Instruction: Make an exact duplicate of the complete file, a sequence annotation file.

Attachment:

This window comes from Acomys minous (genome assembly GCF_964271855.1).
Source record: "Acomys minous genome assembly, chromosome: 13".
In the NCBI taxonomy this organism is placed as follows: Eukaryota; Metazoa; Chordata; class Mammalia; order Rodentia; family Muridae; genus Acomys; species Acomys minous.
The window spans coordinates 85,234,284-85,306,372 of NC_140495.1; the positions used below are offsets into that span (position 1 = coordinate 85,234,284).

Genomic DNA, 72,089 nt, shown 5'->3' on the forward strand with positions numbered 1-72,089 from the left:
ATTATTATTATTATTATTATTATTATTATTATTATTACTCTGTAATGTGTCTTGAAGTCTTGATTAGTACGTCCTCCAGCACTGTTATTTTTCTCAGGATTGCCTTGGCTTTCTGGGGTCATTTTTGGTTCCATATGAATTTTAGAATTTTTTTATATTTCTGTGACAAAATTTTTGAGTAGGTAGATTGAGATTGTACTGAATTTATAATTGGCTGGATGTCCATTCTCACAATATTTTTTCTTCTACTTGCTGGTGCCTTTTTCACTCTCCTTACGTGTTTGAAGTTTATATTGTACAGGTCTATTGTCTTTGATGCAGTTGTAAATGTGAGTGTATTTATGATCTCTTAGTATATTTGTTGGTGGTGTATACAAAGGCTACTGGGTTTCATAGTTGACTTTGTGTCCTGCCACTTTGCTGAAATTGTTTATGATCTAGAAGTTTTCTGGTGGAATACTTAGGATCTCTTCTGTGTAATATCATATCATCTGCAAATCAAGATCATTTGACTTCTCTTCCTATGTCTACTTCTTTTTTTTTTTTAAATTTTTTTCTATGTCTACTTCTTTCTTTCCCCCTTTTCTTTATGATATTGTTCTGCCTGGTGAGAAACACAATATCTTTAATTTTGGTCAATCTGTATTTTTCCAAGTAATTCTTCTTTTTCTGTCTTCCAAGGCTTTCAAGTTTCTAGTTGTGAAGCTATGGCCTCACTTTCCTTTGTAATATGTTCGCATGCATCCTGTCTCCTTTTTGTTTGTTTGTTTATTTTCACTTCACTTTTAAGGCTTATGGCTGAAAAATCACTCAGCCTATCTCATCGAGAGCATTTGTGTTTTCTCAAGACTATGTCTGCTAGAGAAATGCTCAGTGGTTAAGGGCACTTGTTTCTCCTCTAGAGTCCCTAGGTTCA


This window comes from Acomys minous (genome assembly GCF_964271855.1).
Source record: "Acomys minous genome assembly, chromosome: 13".
In the NCBI taxonomy this organism is placed as follows: Eukaryota; Metazoa; Chordata; class Mammalia; order Rodentia; family Muridae; genus Acomys; species Acomys minous.
The window spans coordinates 85,234,284-85,306,372 of NC_140495.1; the positions used below are offsets into that span (position 1 = coordinate 85,234,284).

Genomic DNA, 72,089 nt, shown 5'->3' on the forward strand with positions numbered 1-72,089 from the left:
ATTATTATTATTATTATTATTATTATTATTATTATTACTCTGTAATGTGTCTTGAAGTCTTGATTAGTACGTCCTCCAGCACTGTTATTTTTCTCAGGATTGCCTTGGCTTTCTGGGGTCATTTTTGGTTCCATATGAATTTTAGAATTTTTTTATATTTCTGTGACAAAATTTTTGAGTAGGTAGATTGAGATTGTACTGAATTTATAATTGGCTGGATGTCCATTCTCACAATATTTTTTCTTCTACTTGCTGGTGCCTTTTTCACTCTCCTTACGTGTTTGAAGTTTATATTGTACAGGTCTATTGTCTTTGATGCAGTTGTAAATGTGAGTGTATTTATGATCTCTTAGTATATTTGTTGGTGGTGTATACAAAGGCTACTGGGTTTCATAGTTGACTTTGTGTCCTGCCACTTTGCTGAAATTGTTTATGATCTAGAAGTTTTCTGGTGGAATACTTAGGATCTCTTCTGTGTAATATCATATCATCTGCAAATCAAGATCATTTGACTTCTCTTCCTATGTCTACTTCTTTTTTTTTTTTAAATTTTTTTCTATGTCTACTTCTTTCTTTCCCCCTTTTCTTTATGATATTGTTCTGCCTGGTGAGAAACACAATATCTTTAATTTTGGTCAATCTGTATTTTTCCAAGTAATTCTTCTTTTTCTGTCTTCCAAGGCTTTCAAGTTTCTAGTTGTGAAGCTATGGCCTCACTTTCCTTTGTAATATGTTCGCATGCATCCTGTCTCCTTTTTGTTTGTTTGTTTATTTTCACTTCACTTTTAAGGCTTATGGCTGAAAAATCACTCAGCCTATCTCATCGAGAGCATTTGTGTTTTCTCAAGACTATGTCTGCTAGAGAAATGCTCAGTGGTTAAGGGCACTTGTTTCTCCTCTAGAGTCCCTAGGTTCA